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Otolaryngol Head Neck Surg. 2011 Feb;144(2):170-3. doi: 10.1177/0194599810392149. Epub 2011 Jan 11.

The value of a mandibular repositioning appliance for the treatment of nonapneic snoring.

Author information

1
Department of Otorhinolaryngology, University Medical Centre Utrecht, Utrecht, The Netherlands. maarts2@umcutrecht.nl

Abstract

In this evidence-based case report, the authors addressed the following clinical question: What is the effect of a mandibular repositioning appliance (MRA) in patients with nonapneic snoring on the snoring loudness, partners' sleep disturbance, and quality of life? The authors retrieved relevant publications from Embase, PubMed, Cinahl, CENTRAL, and Web of Science. They used title and abstract field searches with relevant synonyms for the domain, patients with nonapneic snoring, and for the determinant, MRA. The search yielded 499 records. After selection based on relevance and validity, 2 articles remained for answering the authors' clinical question. The authors pooled the data for the level of snoring. MRA as compared to placebo resulted in a reduction of snoring loudness in 38% of patients with nonapneic snoring and in an improvement of sleep disturbance in 54% of the partners. No effect on quality of life and daytime sleepiness of partners was found. Furthermore, evidence for sustained long-term effects and complete recovery is lacking.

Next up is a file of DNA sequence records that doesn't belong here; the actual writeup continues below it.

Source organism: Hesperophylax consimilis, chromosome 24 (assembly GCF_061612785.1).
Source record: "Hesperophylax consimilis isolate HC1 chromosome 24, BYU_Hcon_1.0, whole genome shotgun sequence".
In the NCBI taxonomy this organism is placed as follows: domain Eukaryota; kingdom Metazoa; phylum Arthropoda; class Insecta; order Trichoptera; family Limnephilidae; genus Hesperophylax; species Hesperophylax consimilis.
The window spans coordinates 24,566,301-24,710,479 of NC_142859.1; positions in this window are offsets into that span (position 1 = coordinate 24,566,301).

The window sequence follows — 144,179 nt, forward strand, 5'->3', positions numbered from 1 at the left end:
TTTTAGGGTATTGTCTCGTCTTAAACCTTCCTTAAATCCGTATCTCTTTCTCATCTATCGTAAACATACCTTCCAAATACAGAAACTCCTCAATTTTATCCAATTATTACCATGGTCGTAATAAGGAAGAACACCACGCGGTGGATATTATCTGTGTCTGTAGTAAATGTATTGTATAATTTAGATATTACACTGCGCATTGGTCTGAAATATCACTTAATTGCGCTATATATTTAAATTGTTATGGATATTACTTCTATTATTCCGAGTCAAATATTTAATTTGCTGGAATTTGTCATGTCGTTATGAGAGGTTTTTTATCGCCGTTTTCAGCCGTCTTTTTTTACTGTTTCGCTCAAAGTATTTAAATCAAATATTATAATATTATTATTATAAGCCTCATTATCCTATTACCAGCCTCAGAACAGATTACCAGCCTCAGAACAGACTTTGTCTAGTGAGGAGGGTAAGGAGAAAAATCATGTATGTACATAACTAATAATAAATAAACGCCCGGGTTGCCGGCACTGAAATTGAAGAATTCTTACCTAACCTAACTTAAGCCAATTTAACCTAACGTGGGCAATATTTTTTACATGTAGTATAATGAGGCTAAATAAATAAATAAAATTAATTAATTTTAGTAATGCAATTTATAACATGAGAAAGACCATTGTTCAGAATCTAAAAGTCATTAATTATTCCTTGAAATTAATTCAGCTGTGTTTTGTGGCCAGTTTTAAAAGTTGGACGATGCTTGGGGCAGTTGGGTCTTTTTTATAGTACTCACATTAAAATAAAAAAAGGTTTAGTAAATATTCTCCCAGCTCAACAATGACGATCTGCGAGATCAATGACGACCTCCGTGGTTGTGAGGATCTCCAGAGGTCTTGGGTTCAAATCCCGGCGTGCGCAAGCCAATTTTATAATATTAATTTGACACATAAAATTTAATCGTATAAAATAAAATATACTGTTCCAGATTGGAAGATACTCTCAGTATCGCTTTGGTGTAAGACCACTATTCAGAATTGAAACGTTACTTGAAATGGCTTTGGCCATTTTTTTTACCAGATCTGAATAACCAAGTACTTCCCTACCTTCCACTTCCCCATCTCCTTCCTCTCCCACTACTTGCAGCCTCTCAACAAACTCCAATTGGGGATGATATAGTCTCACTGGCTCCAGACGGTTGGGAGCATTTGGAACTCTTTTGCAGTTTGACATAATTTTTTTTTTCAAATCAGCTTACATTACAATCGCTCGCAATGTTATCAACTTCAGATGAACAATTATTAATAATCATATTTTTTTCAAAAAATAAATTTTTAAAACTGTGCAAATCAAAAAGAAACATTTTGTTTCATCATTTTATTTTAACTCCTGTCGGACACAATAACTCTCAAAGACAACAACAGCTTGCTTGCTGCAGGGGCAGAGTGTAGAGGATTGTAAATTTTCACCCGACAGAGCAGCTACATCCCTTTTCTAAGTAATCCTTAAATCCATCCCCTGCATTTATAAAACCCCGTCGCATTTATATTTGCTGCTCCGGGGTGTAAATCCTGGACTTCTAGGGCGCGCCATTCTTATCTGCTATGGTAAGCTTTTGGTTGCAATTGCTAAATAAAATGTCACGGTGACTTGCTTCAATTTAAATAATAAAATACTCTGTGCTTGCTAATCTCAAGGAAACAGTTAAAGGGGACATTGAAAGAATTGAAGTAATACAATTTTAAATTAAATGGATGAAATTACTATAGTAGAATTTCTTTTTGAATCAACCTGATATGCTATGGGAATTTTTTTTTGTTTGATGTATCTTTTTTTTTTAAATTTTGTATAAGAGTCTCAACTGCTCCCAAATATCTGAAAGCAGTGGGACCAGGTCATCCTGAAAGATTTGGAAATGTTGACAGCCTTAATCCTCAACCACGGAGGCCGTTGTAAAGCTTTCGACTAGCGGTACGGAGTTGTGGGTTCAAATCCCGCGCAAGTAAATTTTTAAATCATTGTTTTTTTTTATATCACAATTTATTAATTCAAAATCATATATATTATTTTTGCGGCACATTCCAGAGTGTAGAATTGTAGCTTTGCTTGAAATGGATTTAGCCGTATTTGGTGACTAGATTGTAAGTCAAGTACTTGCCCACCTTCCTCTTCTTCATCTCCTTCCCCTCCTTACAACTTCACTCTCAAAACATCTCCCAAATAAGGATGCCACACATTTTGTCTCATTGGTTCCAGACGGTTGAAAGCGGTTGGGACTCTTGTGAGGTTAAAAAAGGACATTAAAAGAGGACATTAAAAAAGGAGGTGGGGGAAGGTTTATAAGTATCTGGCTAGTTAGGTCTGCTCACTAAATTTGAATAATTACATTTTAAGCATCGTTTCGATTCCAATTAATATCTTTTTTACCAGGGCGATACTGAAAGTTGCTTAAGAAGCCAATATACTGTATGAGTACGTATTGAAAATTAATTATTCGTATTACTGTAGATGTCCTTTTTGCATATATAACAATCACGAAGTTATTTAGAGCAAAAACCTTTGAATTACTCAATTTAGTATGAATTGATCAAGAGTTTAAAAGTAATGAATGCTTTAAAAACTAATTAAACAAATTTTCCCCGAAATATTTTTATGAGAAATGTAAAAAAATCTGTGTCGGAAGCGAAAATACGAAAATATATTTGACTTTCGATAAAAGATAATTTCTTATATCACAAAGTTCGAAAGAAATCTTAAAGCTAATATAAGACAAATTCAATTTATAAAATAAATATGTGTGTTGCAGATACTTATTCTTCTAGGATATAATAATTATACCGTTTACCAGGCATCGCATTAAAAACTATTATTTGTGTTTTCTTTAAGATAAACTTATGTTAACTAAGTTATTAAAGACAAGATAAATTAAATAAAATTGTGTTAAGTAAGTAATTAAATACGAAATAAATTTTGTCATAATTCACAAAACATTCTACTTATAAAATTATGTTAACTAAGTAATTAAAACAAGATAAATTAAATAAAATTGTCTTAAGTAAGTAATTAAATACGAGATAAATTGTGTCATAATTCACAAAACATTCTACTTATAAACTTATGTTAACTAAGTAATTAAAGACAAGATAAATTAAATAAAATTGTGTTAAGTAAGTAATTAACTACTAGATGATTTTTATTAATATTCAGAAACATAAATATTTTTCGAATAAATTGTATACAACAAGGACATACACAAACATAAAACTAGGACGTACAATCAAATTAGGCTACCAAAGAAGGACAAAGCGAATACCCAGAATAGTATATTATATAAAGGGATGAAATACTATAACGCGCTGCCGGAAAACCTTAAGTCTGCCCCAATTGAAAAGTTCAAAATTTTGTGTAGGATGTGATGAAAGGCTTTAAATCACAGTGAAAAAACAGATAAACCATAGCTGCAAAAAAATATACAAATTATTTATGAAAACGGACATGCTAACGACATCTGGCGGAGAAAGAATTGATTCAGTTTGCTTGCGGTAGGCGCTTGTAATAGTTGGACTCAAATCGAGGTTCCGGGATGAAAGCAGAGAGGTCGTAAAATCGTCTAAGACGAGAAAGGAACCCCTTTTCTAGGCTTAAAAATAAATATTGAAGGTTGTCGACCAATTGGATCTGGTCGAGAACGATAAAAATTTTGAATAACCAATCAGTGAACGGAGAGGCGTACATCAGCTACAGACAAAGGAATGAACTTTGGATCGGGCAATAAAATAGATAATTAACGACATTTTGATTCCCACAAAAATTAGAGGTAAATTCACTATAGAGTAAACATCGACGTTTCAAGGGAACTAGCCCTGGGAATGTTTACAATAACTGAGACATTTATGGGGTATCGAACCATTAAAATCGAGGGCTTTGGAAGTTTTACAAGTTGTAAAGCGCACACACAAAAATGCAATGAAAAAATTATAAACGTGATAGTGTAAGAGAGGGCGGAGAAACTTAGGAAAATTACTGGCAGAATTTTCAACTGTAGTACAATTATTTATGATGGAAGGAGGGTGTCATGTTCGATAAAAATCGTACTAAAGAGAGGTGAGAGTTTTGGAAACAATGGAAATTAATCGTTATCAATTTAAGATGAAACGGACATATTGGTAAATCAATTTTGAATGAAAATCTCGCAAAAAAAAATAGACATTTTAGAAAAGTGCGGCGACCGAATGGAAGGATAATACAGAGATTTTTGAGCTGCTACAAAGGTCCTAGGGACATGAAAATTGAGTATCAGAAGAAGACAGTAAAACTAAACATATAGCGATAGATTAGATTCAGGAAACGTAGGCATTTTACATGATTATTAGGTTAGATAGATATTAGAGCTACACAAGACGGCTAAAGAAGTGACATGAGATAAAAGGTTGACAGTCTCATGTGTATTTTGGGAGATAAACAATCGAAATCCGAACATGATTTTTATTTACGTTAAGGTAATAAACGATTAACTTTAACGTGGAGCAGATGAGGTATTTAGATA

PMID:
21493410
DOI:
10.1177/0194599810392149
[Indexed for MEDLINE]

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